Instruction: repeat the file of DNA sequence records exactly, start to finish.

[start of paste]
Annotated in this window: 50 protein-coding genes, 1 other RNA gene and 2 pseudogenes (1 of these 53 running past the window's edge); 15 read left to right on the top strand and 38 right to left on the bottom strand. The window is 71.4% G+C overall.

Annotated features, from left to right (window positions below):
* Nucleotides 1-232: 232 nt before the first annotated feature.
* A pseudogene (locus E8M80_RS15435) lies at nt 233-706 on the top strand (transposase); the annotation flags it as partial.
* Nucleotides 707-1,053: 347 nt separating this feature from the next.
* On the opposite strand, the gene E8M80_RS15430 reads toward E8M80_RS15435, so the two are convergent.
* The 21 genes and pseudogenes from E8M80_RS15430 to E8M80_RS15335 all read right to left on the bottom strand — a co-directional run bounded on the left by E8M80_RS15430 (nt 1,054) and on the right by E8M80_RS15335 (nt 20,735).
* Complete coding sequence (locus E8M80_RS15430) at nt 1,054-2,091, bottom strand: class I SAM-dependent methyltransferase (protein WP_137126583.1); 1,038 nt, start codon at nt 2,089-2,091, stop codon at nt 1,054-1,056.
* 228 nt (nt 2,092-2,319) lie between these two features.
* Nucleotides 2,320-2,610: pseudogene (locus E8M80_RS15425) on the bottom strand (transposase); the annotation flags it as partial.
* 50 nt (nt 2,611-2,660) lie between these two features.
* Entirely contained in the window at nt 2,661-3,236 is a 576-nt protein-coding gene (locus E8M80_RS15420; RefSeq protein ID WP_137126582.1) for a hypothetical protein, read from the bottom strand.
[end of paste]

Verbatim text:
Annotated in this window: 50 protein-coding genes, 1 other RNA gene and 2 pseudogenes (1 of these 53 running past the window's edge); 15 read left to right on the top strand and 38 right to left on the bottom strand. The window is 71.4% G+C overall.

Annotated features, from left to right (window positions below):
* Nucleotides 1-232: 232 nt before the first annotated feature.
* A pseudogene (locus E8M80_RS15435) lies at nt 233-706 on the top strand (transposase); the annotation flags it as partial.
* Nucleotides 707-1,053: 347 nt separating this feature from the next.
* On the opposite strand, the gene E8M80_RS15430 reads toward E8M80_RS15435, so the two are convergent.
* The 21 genes and pseudogenes from E8M80_RS15430 to E8M80_RS15335 all read right to left on the bottom strand — a co-directional run bounded on the left by E8M80_RS15430 (nt 1,054) and on the right by E8M80_RS15335 (nt 20,735).
* Complete coding sequence (locus E8M80_RS15430) at nt 1,054-2,091, bottom strand: class I SAM-dependent methyltransferase (protein WP_137126583.1); 1,038 nt, start codon at nt 2,089-2,091, stop codon at nt 1,054-1,056.
* 228 nt (nt 2,092-2,319) lie between these two features.
* Nucleotides 2,320-2,610: pseudogene (locus E8M80_RS15425) on the bottom strand (transposase); the annotation flags it as partial.
* 50 nt (nt 2,611-2,660) lie between these two features.
* Entirely contained in the window at nt 2,661-3,236 is a 576-nt protein-coding gene (locus E8M80_RS15420; RefSeq protein ID WP_137126582.1) for a hypothetical protein, read from the bottom strand.